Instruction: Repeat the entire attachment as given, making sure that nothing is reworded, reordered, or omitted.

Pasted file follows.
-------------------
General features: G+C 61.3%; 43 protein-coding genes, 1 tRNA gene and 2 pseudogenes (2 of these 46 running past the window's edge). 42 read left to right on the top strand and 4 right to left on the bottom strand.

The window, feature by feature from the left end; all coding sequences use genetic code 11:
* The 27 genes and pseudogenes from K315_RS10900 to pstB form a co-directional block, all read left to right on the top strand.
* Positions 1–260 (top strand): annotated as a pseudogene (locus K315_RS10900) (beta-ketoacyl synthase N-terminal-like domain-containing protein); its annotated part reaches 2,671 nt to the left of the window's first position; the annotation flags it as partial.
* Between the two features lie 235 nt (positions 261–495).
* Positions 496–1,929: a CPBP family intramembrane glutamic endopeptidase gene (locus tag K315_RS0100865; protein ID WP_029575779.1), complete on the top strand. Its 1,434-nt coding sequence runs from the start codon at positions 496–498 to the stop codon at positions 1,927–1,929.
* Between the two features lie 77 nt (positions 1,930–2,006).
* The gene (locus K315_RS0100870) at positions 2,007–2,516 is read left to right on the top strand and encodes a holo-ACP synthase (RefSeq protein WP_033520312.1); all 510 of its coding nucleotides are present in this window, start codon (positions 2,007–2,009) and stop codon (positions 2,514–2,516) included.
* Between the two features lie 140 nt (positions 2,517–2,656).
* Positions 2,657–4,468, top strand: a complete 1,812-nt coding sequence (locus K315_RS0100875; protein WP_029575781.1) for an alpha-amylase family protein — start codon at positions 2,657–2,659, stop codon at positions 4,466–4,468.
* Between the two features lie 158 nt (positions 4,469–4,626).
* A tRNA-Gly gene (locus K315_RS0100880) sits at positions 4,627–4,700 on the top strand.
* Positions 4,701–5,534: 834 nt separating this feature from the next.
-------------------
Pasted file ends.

General features: G+C 61.3%; 43 protein-coding genes, 1 tRNA gene and 2 pseudogenes (2 of these 46 running past the window's edge). 42 read left to right on the top strand and 4 right to left on the bottom strand.

The window, feature by feature from the left end; all coding sequences use genetic code 11:
* The 27 genes and pseudogenes from K315_RS10900 to pstB form a co-directional block, all read left to right on the top strand.
* Positions 1–260 (top strand): annotated as a pseudogene (locus K315_RS10900) (beta-ketoacyl synthase N-terminal-like domain-containing protein); its annotated part reaches 2,671 nt to the left of the window's first position; the annotation flags it as partial.
* Between the two features lie 235 nt (positions 261–495).
* Positions 496–1,929: a CPBP family intramembrane glutamic endopeptidase gene (locus tag K315_RS0100865; protein ID WP_029575779.1), complete on the top strand. Its 1,434-nt coding sequence runs from the start codon at positions 496–498 to the stop codon at positions 1,927–1,929.
* Between the two features lie 77 nt (positions 1,930–2,006).
* The gene (locus K315_RS0100870) at positions 2,007–2,516 is read left to right on the top strand and encodes a holo-ACP synthase (RefSeq protein WP_033520312.1); all 510 of its coding nucleotides are present in this window, start codon (positions 2,007–2,009) and stop codon (positions 2,514–2,516) included.
* Between the two features lie 140 nt (positions 2,517–2,656).
* Positions 2,657–4,468, top strand: a complete 1,812-nt coding sequence (locus K315_RS0100875; protein WP_029575781.1) for an alpha-amylase family protein — start codon at positions 2,657–2,659, stop codon at positions 4,466–4,468.
* Between the two features lie 158 nt (positions 4,469–4,626).
* A tRNA-Gly gene (locus K315_RS0100880) sits at positions 4,627–4,700 on the top strand.
* Positions 4,701–5,534: 834 nt separating this feature from the next.